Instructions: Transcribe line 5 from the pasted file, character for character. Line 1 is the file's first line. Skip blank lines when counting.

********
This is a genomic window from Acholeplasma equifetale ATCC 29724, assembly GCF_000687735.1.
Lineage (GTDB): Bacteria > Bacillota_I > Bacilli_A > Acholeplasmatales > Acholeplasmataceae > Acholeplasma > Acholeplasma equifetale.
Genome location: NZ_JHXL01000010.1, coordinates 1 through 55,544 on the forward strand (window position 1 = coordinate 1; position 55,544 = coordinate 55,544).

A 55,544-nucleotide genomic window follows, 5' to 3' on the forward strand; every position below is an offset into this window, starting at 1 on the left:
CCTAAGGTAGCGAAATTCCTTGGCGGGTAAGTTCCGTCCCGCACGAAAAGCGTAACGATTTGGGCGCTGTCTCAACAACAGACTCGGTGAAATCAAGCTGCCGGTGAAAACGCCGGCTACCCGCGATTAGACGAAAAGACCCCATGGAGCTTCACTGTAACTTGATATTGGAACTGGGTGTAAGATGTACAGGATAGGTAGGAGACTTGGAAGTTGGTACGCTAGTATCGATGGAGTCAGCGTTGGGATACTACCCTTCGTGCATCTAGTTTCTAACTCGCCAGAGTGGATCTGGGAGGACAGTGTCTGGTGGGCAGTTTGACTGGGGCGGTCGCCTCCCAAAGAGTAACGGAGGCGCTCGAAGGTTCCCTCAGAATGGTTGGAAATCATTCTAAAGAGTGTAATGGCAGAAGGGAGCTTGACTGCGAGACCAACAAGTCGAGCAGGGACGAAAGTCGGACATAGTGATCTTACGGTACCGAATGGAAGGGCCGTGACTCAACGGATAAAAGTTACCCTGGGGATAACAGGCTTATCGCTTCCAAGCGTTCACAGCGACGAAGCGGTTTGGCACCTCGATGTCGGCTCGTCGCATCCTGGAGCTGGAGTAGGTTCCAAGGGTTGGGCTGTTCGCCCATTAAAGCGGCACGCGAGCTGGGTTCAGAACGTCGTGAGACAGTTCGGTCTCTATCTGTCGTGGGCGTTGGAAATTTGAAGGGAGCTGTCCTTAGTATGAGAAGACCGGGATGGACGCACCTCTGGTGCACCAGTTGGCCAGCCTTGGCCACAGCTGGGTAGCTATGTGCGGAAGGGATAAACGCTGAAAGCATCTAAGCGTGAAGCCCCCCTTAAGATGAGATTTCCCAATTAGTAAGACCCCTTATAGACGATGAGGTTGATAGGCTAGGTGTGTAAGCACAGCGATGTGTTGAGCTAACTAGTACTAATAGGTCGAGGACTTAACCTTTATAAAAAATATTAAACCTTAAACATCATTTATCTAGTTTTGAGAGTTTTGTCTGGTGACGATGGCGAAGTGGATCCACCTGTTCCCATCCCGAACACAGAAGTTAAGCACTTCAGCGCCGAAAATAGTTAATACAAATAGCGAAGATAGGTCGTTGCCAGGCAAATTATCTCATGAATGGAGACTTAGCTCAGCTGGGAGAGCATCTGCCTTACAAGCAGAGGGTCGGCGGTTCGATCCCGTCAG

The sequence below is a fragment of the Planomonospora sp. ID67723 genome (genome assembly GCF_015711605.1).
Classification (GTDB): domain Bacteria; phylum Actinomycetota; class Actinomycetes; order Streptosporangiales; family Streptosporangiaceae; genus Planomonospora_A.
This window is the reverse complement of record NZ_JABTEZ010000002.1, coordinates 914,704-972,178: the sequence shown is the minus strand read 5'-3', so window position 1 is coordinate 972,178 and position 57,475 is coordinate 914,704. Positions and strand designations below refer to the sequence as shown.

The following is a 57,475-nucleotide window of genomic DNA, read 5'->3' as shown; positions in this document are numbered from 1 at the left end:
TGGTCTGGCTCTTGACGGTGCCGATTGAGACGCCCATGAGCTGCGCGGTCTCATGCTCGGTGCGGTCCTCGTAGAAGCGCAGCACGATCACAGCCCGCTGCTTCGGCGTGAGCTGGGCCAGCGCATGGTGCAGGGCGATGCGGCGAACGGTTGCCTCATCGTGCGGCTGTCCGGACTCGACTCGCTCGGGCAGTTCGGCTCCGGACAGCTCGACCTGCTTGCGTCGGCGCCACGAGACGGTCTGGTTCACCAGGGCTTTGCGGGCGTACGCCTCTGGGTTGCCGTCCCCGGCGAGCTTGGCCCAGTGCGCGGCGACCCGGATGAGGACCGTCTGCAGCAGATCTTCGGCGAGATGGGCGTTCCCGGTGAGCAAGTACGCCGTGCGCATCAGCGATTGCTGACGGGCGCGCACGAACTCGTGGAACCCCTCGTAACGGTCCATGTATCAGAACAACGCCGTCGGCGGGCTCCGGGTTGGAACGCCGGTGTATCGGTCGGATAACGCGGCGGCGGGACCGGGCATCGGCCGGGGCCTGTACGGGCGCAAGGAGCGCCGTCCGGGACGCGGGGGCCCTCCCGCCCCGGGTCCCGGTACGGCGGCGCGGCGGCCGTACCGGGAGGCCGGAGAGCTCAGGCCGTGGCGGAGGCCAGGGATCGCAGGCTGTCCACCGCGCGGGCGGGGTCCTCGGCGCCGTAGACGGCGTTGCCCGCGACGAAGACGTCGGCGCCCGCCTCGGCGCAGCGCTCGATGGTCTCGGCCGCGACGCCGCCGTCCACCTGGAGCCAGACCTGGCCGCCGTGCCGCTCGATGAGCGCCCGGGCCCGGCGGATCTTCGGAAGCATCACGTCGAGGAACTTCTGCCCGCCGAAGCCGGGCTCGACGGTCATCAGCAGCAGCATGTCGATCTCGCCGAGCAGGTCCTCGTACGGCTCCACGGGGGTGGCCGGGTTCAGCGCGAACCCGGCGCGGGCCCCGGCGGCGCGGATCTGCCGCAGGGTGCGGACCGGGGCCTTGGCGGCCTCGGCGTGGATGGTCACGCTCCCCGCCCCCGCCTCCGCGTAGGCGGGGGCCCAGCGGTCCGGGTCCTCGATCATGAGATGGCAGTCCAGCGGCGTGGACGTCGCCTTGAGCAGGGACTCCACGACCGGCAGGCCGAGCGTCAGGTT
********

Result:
CCTAAGGTAGCGAAATTCCTTGGCGGGTAAGTTCCGTCCCGCACGAAAAGCGTAACGATTTGGGCGCTGTCTCAACAACAGACTCGGTGAAATCAAGCTGCCGGTGAAAACGCCGGCTACCCGCGATTAGACGAAAAGACCCCATGGAGCTTCACTGTAACTTGATATTGGAACTGGGTGTAAGATGTACAGGATAGGTAGGAGACTTGGAAGTTGGTACGCTAGTATCGATGGAGTCAGCGTTGGGATACTACCCTTCGTGCATCTAGTTTCTAACTCGCCAGAGTGGATCTGGGAGGACAGTGTCTGGTGGGCAGTTTGACTGGGGCGGTCGCCTCCCAAAGAGTAACGGAGGCGCTCGAAGGTTCCCTCAGAATGGTTGGAAATCATTCTAAAGAGTGTAATGGCAGAAGGGAGCTTGACTGCGAGACCAACAAGTCGAGCAGGGACGAAAGTCGGACATAGTGATCTTACGGTACCGAATGGAAGGGCCGTGACTCAACGGATAAAAGTTACCCTGGGGATAACAGGCTTATCGCTTCCAAGCGTTCACAGCGACGAAGCGGTTTGGCACCTCGATGTCGGCTCGTCGCATCCTGGAGCTGGAGTAGGTTCCAAGGGTTGGGCTGTTCGCCCATTAAAGCGGCACGCGAGCTGGGTTCAGAACGTCGTGAGACAGTTCGGTCTCTATCTGTCGTGGGCGTTGGAAATTTGAAGGGAGCTGTCCTTAGTATGAGAAGACCGGGATGGACGCACCTCTGGTGCACCAGTTGGCCAGCCTTGGCCACAGCTGGGTAGCTATGTGCGGAAGGGATAAACGCTGAAAGCATCTAAGCGTGAAGCCCCCCTTAAGATGAGATTTCCCAATTAGTAAGACCCCTTATAGACGATGAGGTTGATAGGCTAGGTGTGTAAGCACAGCGATGTGTTGAGCTAACTAGTACTAATAGGTCGAGGACTTAACCTTTATAAAAAATATTAAACCTTAAACATCATTTATCTAGTTTTGAGAGTTTTGTCTGGTGACGATGGCGAAGTGGATCCACCTGTTCCCATCCCGAACACAGAAGTTAAGCACTTCAGCGCCGAAAATAGTTAATACAAATAGCGAAGATAGGTCGTTGCCAGGCAAATTATCTCATGAATGGAGACTTAGCTCAGCTGGGAGAGCATCTGCCTTACAAGCAGAGGGTCGGCGGTTCGATCCCGTCAG